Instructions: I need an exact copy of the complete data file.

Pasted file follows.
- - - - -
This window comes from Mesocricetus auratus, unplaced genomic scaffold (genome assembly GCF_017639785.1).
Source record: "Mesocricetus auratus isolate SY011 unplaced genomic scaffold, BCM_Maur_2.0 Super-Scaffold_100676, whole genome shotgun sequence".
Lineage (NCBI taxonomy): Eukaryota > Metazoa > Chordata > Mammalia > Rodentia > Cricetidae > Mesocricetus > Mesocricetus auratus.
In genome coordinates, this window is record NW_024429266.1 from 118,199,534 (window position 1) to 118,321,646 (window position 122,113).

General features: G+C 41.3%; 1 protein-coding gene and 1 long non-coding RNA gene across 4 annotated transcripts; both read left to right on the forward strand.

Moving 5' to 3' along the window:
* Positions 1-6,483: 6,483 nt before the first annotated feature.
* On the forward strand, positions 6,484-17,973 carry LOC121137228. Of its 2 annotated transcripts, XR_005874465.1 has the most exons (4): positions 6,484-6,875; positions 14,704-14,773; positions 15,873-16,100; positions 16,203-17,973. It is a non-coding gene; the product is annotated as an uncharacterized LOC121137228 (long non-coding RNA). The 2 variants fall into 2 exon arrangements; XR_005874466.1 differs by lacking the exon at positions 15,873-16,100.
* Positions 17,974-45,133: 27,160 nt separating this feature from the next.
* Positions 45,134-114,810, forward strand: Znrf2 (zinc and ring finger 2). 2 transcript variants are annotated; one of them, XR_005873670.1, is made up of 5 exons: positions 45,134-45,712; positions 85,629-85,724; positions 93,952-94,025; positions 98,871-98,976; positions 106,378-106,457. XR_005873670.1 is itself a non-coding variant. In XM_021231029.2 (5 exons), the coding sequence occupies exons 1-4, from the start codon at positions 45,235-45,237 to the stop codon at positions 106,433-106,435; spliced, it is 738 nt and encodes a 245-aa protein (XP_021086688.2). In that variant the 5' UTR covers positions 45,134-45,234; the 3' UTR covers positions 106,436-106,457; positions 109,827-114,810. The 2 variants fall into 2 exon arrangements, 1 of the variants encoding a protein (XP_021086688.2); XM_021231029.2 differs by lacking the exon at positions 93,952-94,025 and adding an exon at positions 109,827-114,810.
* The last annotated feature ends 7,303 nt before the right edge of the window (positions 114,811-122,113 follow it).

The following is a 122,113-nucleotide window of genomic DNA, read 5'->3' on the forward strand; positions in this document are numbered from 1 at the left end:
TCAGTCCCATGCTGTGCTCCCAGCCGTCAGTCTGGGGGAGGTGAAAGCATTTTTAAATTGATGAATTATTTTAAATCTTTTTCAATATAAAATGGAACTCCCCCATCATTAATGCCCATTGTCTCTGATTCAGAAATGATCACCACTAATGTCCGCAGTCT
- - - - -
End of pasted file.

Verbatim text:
This window comes from Mesocricetus auratus, unplaced genomic scaffold (genome assembly GCF_017639785.1).
Source record: "Mesocricetus auratus isolate SY011 unplaced genomic scaffold, BCM_Maur_2.0 Super-Scaffold_100676, whole genome shotgun sequence".
Lineage (NCBI taxonomy): Eukaryota > Metazoa > Chordata > Mammalia > Rodentia > Cricetidae > Mesocricetus > Mesocricetus auratus.
In genome coordinates, this window is record NW_024429266.1 from 118,199,534 (window position 1) to 118,321,646 (window position 122,113).

General features: G+C 41.3%; 1 protein-coding gene and 1 long non-coding RNA gene across 4 annotated transcripts; both read left to right on the forward strand.

Moving 5' to 3' along the window:
* Positions 1-6,483: 6,483 nt before the first annotated feature.
* On the forward strand, positions 6,484-17,973 carry LOC121137228. Of its 2 annotated transcripts, XR_005874465.1 has the most exons (4): positions 6,484-6,875; positions 14,704-14,773; positions 15,873-16,100; positions 16,203-17,973. It is a non-coding gene; the product is annotated as an uncharacterized LOC121137228 (long non-coding RNA). The 2 variants fall into 2 exon arrangements; XR_005874466.1 differs by lacking the exon at positions 15,873-16,100.
* Positions 17,974-45,133: 27,160 nt separating this feature from the next.
* Positions 45,134-114,810, forward strand: Znrf2 (zinc and ring finger 2). 2 transcript variants are annotated; one of them, XR_005873670.1, is made up of 5 exons: positions 45,134-45,712; positions 85,629-85,724; positions 93,952-94,025; positions 98,871-98,976; positions 106,378-106,457. XR_005873670.1 is itself a non-coding variant. In XM_021231029.2 (5 exons), the coding sequence occupies exons 1-4, from the start codon at positions 45,235-45,237 to the stop codon at positions 106,433-106,435; spliced, it is 738 nt and encodes a 245-aa protein (XP_021086688.2). In that variant the 5' UTR covers positions 45,134-45,234; the 3' UTR covers positions 106,436-106,457; positions 109,827-114,810. The 2 variants fall into 2 exon arrangements, 1 of the variants encoding a protein (XP_021086688.2); XM_021231029.2 differs by lacking the exon at positions 93,952-94,025 and adding an exon at positions 109,827-114,810.
* The last annotated feature ends 7,303 nt before the right edge of the window (positions 114,811-122,113 follow it).

The following is a 122,113-nucleotide window of genomic DNA, read 5'->3' on the forward strand; positions in this document are numbered from 1 at the left end:
TCAGTCCCATGCTGTGCTCCCAGCCGTCAGTCTGGGGGAGGTGAAAGCATTTTTAAATTGATGAATTATTTTAAATCTTTTTCAATATAAAATGGAACTCCCCCATCATTAATGCCCATTGTCTCTGATTCAGAAATGATCACCACTAATGTCCGCAGTCT